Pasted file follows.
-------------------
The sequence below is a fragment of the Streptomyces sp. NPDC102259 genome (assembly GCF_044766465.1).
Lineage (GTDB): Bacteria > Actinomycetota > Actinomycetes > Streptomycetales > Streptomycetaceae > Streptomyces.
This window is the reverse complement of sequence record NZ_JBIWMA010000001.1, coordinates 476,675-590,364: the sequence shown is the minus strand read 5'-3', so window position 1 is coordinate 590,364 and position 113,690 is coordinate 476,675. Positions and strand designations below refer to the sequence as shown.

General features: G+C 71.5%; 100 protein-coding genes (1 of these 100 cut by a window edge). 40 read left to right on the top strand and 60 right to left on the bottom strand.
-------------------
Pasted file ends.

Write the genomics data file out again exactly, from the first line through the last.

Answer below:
The sequence below is a fragment of the Streptomyces sp. NPDC102259 genome (assembly GCF_044766465.1).
Lineage (GTDB): Bacteria > Actinomycetota > Actinomycetes > Streptomycetales > Streptomycetaceae > Streptomyces.
This window is the reverse complement of sequence record NZ_JBIWMA010000001.1, coordinates 476,675-590,364: the sequence shown is the minus strand read 5'-3', so window position 1 is coordinate 590,364 and position 113,690 is coordinate 476,675. Positions and strand designations below refer to the sequence as shown.

General features: G+C 71.5%; 100 protein-coding genes (1 of these 100 cut by a window edge). 40 read left to right on the top strand and 60 right to left on the bottom strand.